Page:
“I told Linda if she’d rather have Mother’s recipes, I’d give the lampshade to Debra,” my mom said as she surfaced from beneath a mountain of clothing and coat hangers. We were cleaning out her closets to donate the excess to her church’s annual yard sale.
“Recipes? What recipes?!” I could barely contain my excitement. My grandmother had been dead for 25 years and I never knew she had recipes. The meals she fixed from her garden and berry patch, though simple and delicious, didn’t require elaborate ingredient lists or cooking instructions. Some of her ingredients couldn’t even be found in stores. When we cleaned out her freezer after her death in 1986, we found paper wrapped packages of ‘possum…recently frozen.
“You never saw her recipe box?” my mom asked. She rummaged in the closet and brought out a rusty tin, the sort made to hold three by five index cards. It was orange and yellow and avocado green, more fitting for a Partridge Family TV set than my grandmother’s three room farm cottage. But still I held my breath as I took it from my mom. Having a reputation within my family for being the cook in the family, and as a professional eater (that sounds much nicer than admitting I live up to the old adage “Never trust a skinny cook”), I initially felt a twinge of jealousy for having been left out of the exchange with my older sisters. But that quickly dissolved as I became lost in the moment, feeling a little like Indiana Jones when he first picked up the Holy Grail.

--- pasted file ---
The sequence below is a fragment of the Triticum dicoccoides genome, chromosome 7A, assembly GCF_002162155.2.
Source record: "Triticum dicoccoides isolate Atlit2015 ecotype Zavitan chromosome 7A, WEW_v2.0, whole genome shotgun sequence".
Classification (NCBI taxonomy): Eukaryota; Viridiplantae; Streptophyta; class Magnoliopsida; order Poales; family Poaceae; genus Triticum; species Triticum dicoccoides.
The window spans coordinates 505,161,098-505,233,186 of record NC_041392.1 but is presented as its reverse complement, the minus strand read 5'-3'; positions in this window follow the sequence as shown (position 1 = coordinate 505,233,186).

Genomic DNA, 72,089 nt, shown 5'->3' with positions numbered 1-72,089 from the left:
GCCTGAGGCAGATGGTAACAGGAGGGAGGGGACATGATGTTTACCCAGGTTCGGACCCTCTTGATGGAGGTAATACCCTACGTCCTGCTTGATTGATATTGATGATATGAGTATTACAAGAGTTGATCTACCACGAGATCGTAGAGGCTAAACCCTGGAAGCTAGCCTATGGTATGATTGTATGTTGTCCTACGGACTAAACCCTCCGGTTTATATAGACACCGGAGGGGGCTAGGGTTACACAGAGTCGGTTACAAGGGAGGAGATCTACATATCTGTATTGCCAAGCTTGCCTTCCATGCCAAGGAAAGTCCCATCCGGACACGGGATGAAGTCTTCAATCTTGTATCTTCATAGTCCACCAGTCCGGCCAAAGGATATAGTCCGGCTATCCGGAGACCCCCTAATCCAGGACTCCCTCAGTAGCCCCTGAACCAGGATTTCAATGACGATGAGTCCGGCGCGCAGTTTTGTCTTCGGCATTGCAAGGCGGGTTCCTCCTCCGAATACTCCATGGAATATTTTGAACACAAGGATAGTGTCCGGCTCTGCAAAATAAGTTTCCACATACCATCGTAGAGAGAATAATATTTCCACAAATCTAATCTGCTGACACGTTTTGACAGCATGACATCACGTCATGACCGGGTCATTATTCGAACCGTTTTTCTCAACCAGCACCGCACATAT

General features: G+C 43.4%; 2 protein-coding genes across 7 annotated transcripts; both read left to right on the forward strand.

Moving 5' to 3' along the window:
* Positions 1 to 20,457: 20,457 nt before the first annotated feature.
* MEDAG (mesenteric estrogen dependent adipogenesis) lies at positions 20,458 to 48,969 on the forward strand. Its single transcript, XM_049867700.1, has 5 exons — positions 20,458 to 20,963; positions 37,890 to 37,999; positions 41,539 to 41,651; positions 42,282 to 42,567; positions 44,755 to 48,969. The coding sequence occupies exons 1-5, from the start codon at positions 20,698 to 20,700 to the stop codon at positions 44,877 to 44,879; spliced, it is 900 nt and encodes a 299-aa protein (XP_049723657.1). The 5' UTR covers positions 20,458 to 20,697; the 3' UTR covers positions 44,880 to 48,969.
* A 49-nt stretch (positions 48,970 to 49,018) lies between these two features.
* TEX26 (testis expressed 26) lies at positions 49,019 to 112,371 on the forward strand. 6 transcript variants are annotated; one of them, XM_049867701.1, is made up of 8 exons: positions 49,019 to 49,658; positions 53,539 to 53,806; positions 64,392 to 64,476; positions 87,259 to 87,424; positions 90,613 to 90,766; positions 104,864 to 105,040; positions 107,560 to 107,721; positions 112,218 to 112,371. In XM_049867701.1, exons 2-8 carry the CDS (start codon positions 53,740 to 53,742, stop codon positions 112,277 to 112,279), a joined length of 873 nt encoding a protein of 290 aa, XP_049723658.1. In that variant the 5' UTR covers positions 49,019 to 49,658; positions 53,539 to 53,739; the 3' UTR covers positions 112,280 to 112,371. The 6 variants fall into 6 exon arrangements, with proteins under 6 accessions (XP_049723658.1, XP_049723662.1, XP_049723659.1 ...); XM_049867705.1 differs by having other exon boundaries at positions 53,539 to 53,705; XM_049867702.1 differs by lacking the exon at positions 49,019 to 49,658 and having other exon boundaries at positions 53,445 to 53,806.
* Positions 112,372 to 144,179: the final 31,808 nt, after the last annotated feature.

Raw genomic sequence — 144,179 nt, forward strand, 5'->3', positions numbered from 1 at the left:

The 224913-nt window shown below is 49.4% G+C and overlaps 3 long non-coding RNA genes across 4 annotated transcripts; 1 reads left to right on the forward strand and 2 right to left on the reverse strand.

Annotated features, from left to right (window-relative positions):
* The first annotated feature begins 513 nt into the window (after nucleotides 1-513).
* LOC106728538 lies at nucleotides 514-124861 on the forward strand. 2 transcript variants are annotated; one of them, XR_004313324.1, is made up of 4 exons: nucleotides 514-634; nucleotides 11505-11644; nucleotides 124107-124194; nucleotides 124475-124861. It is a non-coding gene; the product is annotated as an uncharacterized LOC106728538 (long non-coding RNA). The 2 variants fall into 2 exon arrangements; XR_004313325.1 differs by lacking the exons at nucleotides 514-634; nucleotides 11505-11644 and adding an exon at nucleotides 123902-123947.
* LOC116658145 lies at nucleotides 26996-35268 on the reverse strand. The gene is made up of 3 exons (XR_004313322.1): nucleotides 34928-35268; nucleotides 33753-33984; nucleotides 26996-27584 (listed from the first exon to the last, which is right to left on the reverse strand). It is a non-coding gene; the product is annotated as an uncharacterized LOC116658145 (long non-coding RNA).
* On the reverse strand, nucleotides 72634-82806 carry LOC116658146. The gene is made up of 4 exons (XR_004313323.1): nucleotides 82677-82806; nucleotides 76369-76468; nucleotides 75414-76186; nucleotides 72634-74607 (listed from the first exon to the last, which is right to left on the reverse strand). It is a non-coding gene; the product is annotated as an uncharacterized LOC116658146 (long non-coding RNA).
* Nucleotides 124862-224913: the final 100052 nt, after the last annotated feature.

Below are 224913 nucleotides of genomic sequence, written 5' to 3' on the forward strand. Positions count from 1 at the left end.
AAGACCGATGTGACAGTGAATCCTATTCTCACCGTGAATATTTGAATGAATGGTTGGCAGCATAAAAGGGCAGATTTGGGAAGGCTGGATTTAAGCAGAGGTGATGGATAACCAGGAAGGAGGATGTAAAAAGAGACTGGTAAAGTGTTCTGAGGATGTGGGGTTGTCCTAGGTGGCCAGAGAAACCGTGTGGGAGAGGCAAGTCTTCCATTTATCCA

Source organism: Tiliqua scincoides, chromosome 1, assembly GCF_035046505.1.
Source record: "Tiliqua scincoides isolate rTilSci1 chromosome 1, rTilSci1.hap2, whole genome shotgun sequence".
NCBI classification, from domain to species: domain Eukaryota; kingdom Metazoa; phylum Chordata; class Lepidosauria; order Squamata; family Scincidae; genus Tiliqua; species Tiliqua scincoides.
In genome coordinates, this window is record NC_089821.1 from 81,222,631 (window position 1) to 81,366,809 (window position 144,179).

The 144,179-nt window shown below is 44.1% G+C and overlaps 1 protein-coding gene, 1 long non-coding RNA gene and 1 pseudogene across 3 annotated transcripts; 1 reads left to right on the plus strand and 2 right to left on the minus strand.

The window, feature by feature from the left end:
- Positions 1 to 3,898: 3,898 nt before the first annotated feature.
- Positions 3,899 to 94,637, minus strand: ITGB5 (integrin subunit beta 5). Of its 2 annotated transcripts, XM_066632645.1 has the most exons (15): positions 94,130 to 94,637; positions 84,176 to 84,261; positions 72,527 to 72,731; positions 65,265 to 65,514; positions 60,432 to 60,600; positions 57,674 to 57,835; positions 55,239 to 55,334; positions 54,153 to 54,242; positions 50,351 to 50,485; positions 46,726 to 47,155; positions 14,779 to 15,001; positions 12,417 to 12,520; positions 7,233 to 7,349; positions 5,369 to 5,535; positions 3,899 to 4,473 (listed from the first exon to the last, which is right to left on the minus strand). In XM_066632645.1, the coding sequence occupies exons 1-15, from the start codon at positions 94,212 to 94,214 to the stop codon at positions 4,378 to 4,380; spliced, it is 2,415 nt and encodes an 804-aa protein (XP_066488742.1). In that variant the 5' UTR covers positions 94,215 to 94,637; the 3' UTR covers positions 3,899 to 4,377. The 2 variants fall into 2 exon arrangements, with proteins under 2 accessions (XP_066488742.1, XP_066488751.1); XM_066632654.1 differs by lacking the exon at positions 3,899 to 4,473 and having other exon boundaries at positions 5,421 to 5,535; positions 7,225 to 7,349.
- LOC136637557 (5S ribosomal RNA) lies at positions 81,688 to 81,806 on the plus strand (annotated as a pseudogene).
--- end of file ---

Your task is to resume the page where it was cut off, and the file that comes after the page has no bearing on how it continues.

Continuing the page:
Inside the box was a tangled stack of paper. Yellowed newspaper clippings, brittle pages torn from magazines, stiff cardboard roughly cut from grocery packages of flour and cornstarch, delicate wax paper separators, sticky plastic wrappers where time, heat and humidity had smudged the lettering, all printed with various recipes, some still published to this day. But what captivated me most were the the index cards, undeniably typed out on Mother’s old manual typewriter, and obviously loved and frequently used judging by the stains and additional notes handwritten in her scribbly cursive.
Mother, as we all called her, was a writer, and she loved her typewriter. She had several stories, poems and recipes published, most notably in Grit magazine, and Carolina Country (published back then as Carolina Farmer), a magazine still in publication by a local electric cooperative.
Seeing the recipes prompted my mom to remember she had an original copy of the 1968 Carolina Farmer in which Mother’s recipe for Cornbread Cake had been published. She quickly found the copy and handed it to me. Flipping through the pages, I was so thrilled and humbled to be able to touch my past. This was my grandmother’s author’s copy (she’s the Mrs. Della Squires mentioned in the write-up), and she’d received $2.00 as payment for her recipe.
I’m sharing this recipe with you today on FBR, and in the next few weeks and months will share other recipes from Mother’s recipe box as I rediscover the food of my youth, some of which no doubt will be familiar to you!
Get the handy print page and save this to your recipe box here:
Grandmother’s Cornbread Cake.
Liz Pike blogs at Horseshoe Gardens.
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